Differences between history and The Patriot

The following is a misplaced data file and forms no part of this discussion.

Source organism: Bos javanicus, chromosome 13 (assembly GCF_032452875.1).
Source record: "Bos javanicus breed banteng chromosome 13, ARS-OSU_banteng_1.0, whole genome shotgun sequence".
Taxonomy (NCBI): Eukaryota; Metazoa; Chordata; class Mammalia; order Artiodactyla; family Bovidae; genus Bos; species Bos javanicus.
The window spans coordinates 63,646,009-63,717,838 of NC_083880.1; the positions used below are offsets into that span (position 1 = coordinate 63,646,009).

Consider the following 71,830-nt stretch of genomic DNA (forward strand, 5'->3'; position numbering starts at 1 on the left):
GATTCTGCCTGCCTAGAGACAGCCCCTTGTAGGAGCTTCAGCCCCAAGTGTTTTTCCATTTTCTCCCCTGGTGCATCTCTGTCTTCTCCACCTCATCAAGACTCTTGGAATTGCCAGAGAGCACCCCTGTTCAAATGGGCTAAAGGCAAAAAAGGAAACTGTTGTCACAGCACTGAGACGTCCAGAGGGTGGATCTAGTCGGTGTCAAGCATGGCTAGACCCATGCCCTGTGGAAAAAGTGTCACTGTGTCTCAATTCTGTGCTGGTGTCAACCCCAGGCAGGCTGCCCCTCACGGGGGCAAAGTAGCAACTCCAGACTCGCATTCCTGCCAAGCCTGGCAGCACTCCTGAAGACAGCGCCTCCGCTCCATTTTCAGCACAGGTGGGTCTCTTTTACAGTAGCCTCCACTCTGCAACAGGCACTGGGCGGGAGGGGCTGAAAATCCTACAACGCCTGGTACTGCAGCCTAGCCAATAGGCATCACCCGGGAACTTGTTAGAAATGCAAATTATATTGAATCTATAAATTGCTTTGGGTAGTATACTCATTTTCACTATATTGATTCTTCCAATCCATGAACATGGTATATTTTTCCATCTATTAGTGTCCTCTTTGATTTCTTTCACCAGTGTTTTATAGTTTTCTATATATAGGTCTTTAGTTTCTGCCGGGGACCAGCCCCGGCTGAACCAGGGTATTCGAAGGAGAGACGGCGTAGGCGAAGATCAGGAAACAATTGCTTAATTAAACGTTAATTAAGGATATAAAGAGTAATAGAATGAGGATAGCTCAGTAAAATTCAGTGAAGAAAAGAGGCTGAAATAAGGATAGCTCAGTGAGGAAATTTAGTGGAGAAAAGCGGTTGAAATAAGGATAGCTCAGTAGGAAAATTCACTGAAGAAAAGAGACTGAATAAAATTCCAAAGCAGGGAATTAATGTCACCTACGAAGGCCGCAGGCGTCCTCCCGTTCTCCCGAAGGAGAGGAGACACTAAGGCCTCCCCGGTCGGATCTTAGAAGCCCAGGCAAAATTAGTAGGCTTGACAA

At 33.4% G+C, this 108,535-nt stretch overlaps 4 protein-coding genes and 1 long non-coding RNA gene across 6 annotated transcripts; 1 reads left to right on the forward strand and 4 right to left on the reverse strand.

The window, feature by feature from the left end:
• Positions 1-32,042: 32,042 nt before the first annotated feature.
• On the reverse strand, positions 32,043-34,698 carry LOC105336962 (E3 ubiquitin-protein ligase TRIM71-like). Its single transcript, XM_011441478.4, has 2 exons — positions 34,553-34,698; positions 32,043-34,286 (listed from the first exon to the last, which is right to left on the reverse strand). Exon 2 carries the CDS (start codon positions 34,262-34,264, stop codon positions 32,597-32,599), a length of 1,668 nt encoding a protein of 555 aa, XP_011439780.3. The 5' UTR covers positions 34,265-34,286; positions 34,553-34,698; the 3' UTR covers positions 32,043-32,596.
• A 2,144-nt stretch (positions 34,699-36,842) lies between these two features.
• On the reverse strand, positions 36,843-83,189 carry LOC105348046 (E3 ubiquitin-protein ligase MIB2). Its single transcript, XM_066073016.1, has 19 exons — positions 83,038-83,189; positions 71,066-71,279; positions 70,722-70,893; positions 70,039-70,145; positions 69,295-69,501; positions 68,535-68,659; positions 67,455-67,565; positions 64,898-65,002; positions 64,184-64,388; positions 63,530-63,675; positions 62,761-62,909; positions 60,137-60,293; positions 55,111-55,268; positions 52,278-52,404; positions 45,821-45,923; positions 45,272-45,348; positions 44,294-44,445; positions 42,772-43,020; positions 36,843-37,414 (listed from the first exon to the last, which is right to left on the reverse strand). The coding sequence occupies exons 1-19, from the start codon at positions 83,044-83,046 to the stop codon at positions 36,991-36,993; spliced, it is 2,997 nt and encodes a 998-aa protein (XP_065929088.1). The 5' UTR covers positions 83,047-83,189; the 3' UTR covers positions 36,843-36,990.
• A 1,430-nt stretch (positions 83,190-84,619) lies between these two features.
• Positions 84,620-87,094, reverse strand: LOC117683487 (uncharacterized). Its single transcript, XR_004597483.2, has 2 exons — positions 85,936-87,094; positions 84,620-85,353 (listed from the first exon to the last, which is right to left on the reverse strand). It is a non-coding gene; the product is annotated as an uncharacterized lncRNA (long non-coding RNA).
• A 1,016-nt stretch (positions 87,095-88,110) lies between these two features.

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The Patriot In Hollywood, history is typically overlooked in the name of entertainment. It is rare to see people flock to the theatres for the sake of an hour and a half history lesson. Rather, the major blockbusters of our time are often composed of nothing but a purely fictional script and mediocre acting. It is rare to find a film that provides a good mix of history while remaining entertaining for an extended period of times. However, we find just that in The Patriot. It seems to provide the perfect balance of fiction and truth into a very entertaining two hours. By examining the film’s story and its historical accuracies and inaccuracies, this will become increasingly apparent. The Patriot details the campaign of a war that has been, for the most part, ignored in the film world. The film tells the story of Benjamin Martin, played by Mel Gibson, a South Carolina planter raising his seven children by himself. This film begins as the Revolutionary war is just getting underway. South Carolina votes and decides to pursue independence by taking part in the war. Martin is seriously opposed to this due to his previous experience with an earlier war. However, his son Gabriel, played by Heath Ledger, goes against his father and decides to enlist with the continental army. Martin remains a pacifist until a battle literally occurs right in front of his house. After British troops led by Colonel Tavington (Jason Isaacs) hurt is family and burn his plantation and nearby village, Martin takes command of the local militia. From here, Martin and his men begin using guerilla tactics to attack the various British soldiers they encounter. Used to a more “civilized” form of combat, Col. Tavington and Cornwallis are driven crazy by new form of warfare. The film culminates with one final battle scene between Cornwallis and the continental army. During the battle,

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